Hereditary Hemorrhagic Telangiectasia

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UT Southwestern Medical Center is one of 22 designated HHT Centers of Excellence in the United States, with experts in the diagnosis and treatment of hereditary hemorrhagic telangiectasia (HHT). Our Hereditary Hemorrhagic Telangiectasia Center is the leading source for HHT care in the region and the only HHT Center of Excellence in Texas. 

Although there is no cure for HHT, effective treatment can help patients manage the disease and prevent its complications. 

HHT Specialists

HHT is a hereditary disorder that affects blood vessel development, resulting in arteries and veins directly joining without the normal capillaries between them. These abnormalities range from small lesions to larger ones and can affect almost any part of the body. The nose, skin, lungs, gastrointestinal tract, and brain are most commonly affected.  

HHT affects approximately 1 in 6,000 individuals in the United States. By comparison, cystic fibrosis occurs in roughly 1 in 2,500 live births. Men and women are equally affected by HHT.

The UT Southwestern Hereditary Hemorrhagic Telangiectasia Center is staffed by a team of experienced professionals assembled in response to a regional need for the highest quality HHT care. Consultations with various specialists can be arranged during the same visit to address specific problems such as severe nosebleeds, GI bleeding, or pulmonary or neurological symptoms.

Translating Research into Improved Testing

The genetic basis of HHT is becoming better understood through the efforts of clinicians and scientists. Genetic testing is now available, thanks to HHT Foundation International and individual leaders at several HHT centers. 

HHT can result from many different mutations in at least three different genes, which means genetic testing is not perfect in identifying the responsible mutation in every family. The diagnosis of HHT should first be confirmed in at least one family member based on symptoms and family history. That individual should be tested to see if the genetic mutation causing HHT can be detected, and depending on the test result, a physician can determine whether testing blood or saliva samples from additional family members will be helpful. A UT Southwestern geneticist can help patients and their family members understand the various options.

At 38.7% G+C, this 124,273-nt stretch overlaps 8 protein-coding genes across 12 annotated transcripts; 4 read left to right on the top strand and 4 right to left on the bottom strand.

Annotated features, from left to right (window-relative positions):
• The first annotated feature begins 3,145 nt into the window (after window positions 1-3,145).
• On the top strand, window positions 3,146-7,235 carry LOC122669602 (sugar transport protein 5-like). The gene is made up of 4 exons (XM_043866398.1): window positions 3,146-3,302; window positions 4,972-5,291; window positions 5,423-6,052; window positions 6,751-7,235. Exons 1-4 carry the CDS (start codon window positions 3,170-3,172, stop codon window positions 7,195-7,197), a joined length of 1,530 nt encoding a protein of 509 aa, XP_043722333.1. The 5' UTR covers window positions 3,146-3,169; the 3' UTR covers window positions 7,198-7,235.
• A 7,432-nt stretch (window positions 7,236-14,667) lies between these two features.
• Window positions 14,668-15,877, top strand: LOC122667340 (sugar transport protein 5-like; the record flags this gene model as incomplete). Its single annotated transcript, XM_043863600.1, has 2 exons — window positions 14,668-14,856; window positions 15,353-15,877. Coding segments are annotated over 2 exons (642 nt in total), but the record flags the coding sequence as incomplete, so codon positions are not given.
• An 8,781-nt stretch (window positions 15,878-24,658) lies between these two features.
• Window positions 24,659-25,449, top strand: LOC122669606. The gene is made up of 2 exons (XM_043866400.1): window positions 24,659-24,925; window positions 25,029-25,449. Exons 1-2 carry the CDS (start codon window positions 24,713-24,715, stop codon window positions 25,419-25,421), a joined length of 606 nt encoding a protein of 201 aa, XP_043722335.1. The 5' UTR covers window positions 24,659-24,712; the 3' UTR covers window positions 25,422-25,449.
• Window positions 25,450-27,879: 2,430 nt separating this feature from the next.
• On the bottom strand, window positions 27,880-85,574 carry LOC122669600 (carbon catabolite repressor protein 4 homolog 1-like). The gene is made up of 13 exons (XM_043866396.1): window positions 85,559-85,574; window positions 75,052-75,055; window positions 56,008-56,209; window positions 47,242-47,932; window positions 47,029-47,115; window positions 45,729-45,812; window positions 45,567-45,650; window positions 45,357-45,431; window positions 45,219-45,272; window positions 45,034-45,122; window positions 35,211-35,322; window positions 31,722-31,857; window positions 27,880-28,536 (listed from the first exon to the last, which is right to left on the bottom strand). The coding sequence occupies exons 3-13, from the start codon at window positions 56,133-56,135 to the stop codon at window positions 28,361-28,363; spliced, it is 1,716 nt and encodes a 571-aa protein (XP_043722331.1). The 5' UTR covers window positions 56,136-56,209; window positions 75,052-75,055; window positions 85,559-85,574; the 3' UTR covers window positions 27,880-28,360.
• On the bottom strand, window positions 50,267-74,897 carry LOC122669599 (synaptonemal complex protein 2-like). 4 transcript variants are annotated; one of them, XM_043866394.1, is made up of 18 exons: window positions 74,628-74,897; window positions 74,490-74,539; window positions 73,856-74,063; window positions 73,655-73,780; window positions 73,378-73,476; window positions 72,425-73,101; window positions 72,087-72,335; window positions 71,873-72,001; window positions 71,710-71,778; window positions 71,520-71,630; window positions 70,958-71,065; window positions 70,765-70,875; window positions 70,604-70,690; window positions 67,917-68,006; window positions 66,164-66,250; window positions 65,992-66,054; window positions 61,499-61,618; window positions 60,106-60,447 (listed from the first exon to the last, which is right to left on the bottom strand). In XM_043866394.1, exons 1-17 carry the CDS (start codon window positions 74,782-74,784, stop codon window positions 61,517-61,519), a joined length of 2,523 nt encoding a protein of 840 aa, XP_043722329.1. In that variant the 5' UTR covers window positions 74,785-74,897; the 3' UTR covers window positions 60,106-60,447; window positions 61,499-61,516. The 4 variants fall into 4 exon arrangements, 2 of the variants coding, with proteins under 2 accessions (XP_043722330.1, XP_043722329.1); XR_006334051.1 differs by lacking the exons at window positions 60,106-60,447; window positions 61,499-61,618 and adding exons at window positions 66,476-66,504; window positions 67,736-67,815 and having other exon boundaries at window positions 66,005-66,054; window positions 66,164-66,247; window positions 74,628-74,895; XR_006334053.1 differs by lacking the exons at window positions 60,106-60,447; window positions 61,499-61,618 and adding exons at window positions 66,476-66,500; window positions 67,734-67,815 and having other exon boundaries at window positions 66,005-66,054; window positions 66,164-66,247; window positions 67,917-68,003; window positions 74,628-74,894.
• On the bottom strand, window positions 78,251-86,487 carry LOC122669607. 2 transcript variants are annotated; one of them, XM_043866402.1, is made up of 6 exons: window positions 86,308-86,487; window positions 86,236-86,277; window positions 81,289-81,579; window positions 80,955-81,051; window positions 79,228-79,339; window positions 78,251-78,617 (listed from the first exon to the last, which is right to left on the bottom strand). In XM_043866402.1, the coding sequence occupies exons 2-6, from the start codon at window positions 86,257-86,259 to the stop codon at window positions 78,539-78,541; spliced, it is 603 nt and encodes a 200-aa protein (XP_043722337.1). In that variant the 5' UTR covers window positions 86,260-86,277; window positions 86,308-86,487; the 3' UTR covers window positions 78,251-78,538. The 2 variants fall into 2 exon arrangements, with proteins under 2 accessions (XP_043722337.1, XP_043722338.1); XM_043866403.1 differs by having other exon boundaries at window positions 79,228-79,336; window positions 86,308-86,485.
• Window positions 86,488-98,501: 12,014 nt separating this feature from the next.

Diagnosing HHT

Our medical screening protocol is aimed at detecting internal arteriovenous malformations (AVMs) – a hallmark of HHT – before they cause major medical problems. We encourage all direct relatives of a family with HHT to be screened.

Pulmonary AVMs can cause severe complications even if they show no symptoms, so we use a saline contrast echocardiogram (bubble echo) to screen for their presence. If bubbles go from the right to the left side of the heart, there are at least some abnormal blood vessels in the lungs. If positive, we follow with a computed tomography (CT) scan to localize the AVMs and plan treatment. 

We screen for cerebral AVMs using cerebral magnetic resonance imaging (MRI). We also screen for anemia with a blood count, and screen for symptoms and signs of other organ involvement. 

Treatments for HHT

At UT Southwestern, a number of treatment options are available for HHT and related conditions, such as:

  • Anemia: Most often caused by iron deficiency, anemia usually responds to oral iron supplements and treatment of nose or GI bleeding. Some patients require iron given intravenously at intervals, which can be done in the patient’s hometown or at UT Southwestern. A small fraction of patients will require blood transfusions.
  • Cerebral AVMs Treatment of cerebral AVMs is individualized. Most small, asymptomatic AVMs will be monitored. For those that require treatment, options include surgery, catheter-guided therapy, and highly localized radiation therapy.
  • Gastrointestinal (GI) bleeding: GI bleeding might respond to local treatment through an endoscope. A variety of medicines can help reduce bleeding. We anticipate participating in a multicenter clinical trial evaluating bevacizumab (Avastin®) to treat nose and GI bleeding.
  • HHT in children: Children with HHT can be hard to diagnose because nosebleeds can be absent or minor, and skin lesions are often absent or inconspicuous. Our pediatric expert oversees all pediatric evaluations, and our medical geneticist can provide advice and arrange for genetic testing.
  • Liver AVMs: Liver AVMs causing symptoms occur in a few patients and can also cause signs of heart failure (e.g., leg swelling or trouble breathing) or liver disease (e.g., abdominal swelling). Medical treatment is highly individualized, and a small number of patients might need liver transplantation.
  • Nosebleeds: Patients with significant nosebleeds will be seen by our otolaryngologist. Therapy will be individualized, and mild nosebleeds can be managed with topical therapy, moisturization, and humidification. Patients with more severe nosebleeds have a complete range of options such as laser therapy, embolization therapy, and surgery.
  • Pulmonary AVMs: Most pulmonary AVMs are treated with embolization therapy involving a catheter that enters through the leg; surgery is rarely needed. Most patients will need only one session and will be discharged after several hours. Others might require more than one procedure, and overnight hospitalization is occasionally required. Some AVMs are too small to embolize and will be followed at intervals with CT scans.

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